G is the root. B is a major third above G, D is a perfect fifth above G (and a minor third above B)

If you play F

x x 3 2 1 1

the notes are F A C F .. this time only one note is repeated and you have the same realtion .. F A and C for a Major Triad.

Am in root position is

x O 2 2 1 O

Or A E C E

The E is repeated .. but A C E is a Minor Triad .... C is a minor third above root, A and E is a perfect fifth above A (and a Major third above C -- as we saw above with the C major chord).

So this process .. Root -- third above -- fifth above will create two different kinds of traids.

Major when the middle note is a major third above the root and minor when the middle note is a minor third above.

Now -- take the C major chord .. any place on the neck where you can play C, E and G at the same time forms a C major chord.

Examples:

x x x 5 5 3

x x 10 9 8 8

8 7 5 x x x

x 7 5 5 5 8 <-- this is an "inversion" -- the root note, C is not the lowest note ... but more on that later

X X 10 12 13 12

X X 5 5 5 8 <-- also in inverson

x 3 5 5 5 3

8 10 10 8 8 8


You can do the same with F, G and a minor -- find the notes for each of those chords anywhere on the neck your fingers can reach and play them together -- ta da! You have another form of the chord.

HTH
#10
Thanks a lot! That was a really easy to understand explanation. I just have another question. The C chord repeats the root and the 3rd. But why doesn't the G repeat the 5th but repeats the root again? And the Am repeats the 3rd, but not the root. Sorry if that's hard to understand.
#11
Quote by Hawkeye00X
Thanks a lot! That was a really easy to understand explanation. I just have another question. The C chord repeats the root and the 3rd. But why doesn't the G repeat the 5th but repeats the root again? And the Am repeats the 3rd, but not the root. Sorry if that's hard to understand.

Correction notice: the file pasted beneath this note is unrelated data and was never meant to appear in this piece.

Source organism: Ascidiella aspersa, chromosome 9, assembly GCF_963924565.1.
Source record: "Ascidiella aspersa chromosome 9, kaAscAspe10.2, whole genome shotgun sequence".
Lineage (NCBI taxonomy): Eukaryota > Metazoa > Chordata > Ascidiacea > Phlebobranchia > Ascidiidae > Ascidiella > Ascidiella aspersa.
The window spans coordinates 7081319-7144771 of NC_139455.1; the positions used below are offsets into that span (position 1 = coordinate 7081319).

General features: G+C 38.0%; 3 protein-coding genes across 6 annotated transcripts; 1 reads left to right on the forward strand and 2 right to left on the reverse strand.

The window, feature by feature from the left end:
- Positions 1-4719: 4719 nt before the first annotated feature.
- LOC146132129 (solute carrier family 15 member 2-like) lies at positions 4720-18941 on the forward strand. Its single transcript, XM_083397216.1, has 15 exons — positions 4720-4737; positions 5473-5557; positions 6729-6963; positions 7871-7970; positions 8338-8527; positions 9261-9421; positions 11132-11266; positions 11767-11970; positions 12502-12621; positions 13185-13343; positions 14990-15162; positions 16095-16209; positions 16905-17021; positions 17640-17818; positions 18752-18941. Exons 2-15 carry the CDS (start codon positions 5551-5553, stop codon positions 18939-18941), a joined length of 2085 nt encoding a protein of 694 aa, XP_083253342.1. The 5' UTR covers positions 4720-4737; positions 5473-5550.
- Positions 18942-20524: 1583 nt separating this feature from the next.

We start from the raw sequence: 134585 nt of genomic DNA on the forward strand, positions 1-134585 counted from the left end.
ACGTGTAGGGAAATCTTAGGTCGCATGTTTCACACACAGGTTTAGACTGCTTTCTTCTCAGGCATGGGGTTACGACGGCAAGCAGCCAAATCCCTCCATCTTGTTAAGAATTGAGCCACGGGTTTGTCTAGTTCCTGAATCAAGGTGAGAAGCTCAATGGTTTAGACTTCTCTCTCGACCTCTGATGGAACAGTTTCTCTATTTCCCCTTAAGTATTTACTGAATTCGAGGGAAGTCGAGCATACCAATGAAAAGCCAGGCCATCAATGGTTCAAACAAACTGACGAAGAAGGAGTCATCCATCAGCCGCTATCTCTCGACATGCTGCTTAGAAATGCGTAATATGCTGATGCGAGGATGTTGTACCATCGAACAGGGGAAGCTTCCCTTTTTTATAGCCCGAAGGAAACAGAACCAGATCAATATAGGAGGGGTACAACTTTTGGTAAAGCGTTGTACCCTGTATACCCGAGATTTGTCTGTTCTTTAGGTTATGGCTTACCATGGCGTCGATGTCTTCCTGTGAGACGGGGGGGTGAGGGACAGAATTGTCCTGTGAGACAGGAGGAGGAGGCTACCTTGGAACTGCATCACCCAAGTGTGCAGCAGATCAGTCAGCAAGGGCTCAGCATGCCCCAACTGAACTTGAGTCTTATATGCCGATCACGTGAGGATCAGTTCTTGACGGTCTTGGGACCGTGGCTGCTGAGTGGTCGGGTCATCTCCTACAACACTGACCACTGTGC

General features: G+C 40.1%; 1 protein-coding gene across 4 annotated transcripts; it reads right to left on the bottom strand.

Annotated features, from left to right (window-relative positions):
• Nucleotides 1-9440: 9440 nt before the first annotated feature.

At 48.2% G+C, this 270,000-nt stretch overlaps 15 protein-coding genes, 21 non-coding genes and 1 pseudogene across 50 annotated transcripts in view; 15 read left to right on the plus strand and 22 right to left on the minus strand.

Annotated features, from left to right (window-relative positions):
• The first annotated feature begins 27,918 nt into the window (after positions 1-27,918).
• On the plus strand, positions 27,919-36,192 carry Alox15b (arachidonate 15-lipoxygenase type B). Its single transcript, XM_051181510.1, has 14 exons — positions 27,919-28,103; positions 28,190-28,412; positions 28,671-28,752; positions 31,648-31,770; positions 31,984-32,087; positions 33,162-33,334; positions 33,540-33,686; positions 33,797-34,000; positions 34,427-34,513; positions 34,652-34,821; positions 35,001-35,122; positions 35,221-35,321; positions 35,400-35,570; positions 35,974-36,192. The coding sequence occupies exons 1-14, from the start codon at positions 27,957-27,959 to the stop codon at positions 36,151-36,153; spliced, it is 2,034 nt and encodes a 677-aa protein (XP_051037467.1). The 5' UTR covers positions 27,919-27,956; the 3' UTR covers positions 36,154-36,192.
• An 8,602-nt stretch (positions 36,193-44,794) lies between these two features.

It still makes the same chord name, no matter what notes are repeated. But just because the way a guitar is tuned/shape of chords, that voicing of G doesn't repeat the fifth. It's why voicings (shapes) of chords differ.

And as for the Am the root actually does repeat, he made a small mistake, will still be Am.
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#12
Quote by Venice King
It still makes the same chord name, no matter what notes are repeated. But just because the way a guitar is tuned/shape of chords, that voicing of G doesn't repeat the fifth. It's why voicings (shapes) of chords differ.

And as for the Am the root actually does repeat, he made a small mistake, will still be Am.


Oh ok. I think I get it now, thanks.

Edit: Inversions are just moving the bass note up to the next octave aren't they?
Last edited by Hawkeye00X at Apr 16, 2011,
#14
Quote by Sean0913
No. Inversions are involving a note from the chord at the bass voice, that's something other than the root, i.e 3rd or 5th.

Sean


Oh ok then, thanks again to all of you.
#16
Quote by Zen Skin
..
Am in root position is

x O 2 2 1 O

Or A E C E



Oooooops


Correction A E A C E


Anyway -- a cool way of playing this I V vi IV progression in the key of C is:

barre chords ..
C: x 3 5 5 5 3
G: 3 5 5 4 3 3
open position ...
Am: x O 2 2 1 O
barre again
F: 1 3 3 2 1 1

Then, notice that if you move to the key of E (4 sharps)

E: X 7 9 9 9 7
B: 7 9 9 8 7 7
C#m : x 4 6 6 5 4
A: 5 7 7 6 5 5

You are playing "Under the Bridge" by RHCP

Or a few hundred other popular songs ....
#17
Quote by Zen Skin
Oooooops


Correction A E A C E


Anyway -- a cool way of playing this I V vi IV progression in the key of C is:

barre chords ..
C: x 3 5 5 5 3
G: 3 5 5 4 3 3
open position ...
Am: x O 2 2 1 O
barre again
F: 1 3 3 2 1 1

Then, notice that if you move to the key of E (4 sharps)

E: X 7 9 9 9 7
B: 7 9 9 8 7 7
C#m : x 4 6 6 5 4
A: 5 7 7 6 5 5

You are playing "Under the Bridge" by RHCP

Or a few hundred other popular songs ....

Where's the G#m?
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I seem to attract girls.
Which is annoying, cos I'm a girl and I like cock.

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Being an idiot should be illegal too.